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Finch Tales

Tell a story with the Finch!

Lesson Level

Beginner

Programming Language

Snap! Levels 1-3, Snap! Level 4, Scratch

Subjects

Language Arts

Grades

K-3, 4-5

Teacher Materials

Materials available for teachers.

Standards

This activity is aligned with Common Core ELA anchor standards CCRA.L.1and CCRA.L.2 (proper conventions when writing), CCRA.W.3 (sequence of events), and CCRA.W.5 (revision). If the Finch is retelling a story, students will also meet CCRA.R.2 (summarize key points within a text). If students are creating an original story, they will also meet CCRA.L.3 (language choice for style), CCRA.R.4 (word choice to shape meaning and tone), and CCRA.W.4 (writing appropriate for audience).

In this activity, the Finch will act out a story. Follow the steps below to put together a presentation of that story for your classmates!

  1. Choose the story that the Finch will act out! You can write your own story, or you can retell a story that you have read.
  2. Think of a few key details and events that you will need to include in your story. Try to create between 3 and 5 different scenes. (Hint: Making an outline may help with this step.)
  3. Write the script for your story. Remember to include who is saying what, and also what your Finch will be doing.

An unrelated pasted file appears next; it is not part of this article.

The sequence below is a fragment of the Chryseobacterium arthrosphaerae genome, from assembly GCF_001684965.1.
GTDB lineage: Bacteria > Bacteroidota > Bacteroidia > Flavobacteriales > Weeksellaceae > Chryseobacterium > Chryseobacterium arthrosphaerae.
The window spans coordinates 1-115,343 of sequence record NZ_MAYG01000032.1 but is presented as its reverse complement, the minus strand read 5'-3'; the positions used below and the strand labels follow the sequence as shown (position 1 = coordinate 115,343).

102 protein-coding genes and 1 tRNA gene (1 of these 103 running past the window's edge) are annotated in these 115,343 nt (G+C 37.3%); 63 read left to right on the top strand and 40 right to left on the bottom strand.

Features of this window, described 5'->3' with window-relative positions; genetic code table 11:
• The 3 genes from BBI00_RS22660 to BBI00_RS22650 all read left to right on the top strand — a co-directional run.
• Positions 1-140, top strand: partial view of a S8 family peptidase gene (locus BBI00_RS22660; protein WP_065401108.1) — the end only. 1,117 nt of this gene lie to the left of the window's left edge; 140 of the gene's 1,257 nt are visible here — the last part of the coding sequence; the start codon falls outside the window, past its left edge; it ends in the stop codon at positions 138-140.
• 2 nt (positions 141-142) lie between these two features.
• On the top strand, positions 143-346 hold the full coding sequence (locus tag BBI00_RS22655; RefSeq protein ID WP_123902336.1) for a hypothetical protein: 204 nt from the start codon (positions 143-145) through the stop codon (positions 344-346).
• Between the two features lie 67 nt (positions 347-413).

4. Make a list of props that you will need to create. Does your Finch have a costume to wear? What does the background look like? Are there other characters?
  5. Program the Finch to act out your story! You can make the Finch move from place to place, change color, dance, sing, and speak. Try to make what the Finch is doing match your script and tell the story as best as you can.

Things to think about: Will you make the Finch act out the story autonomously (on its own), or will you create a remote control so that one person can control the Finch while another narrates? Either way will require lots of practicing and revising! Will you have the Finch perform live, or will you record a video to present?

Check out some more examples! Special thanks to Jane Martellino from Bethlehem Elementary School in Connecticut for the video featured above.

You can even create very elaborate costumes for the Finch, as shown in this video from Andy Plemmons at David C. Barrow Elementary in Georgia.


Teacher Note: This activity will require multiple class periods; however, students can do much of the preparation for the project without the Finch. Story writing and prop making can take place before the students begin working with the Finch. You may also want to allow one or two class periods after completion of the project for the students to present and share their work with each other. This will give them the opportunity to work on their oral communication skills by presenting their project, asking and answering questions, and providing feedback to their peers.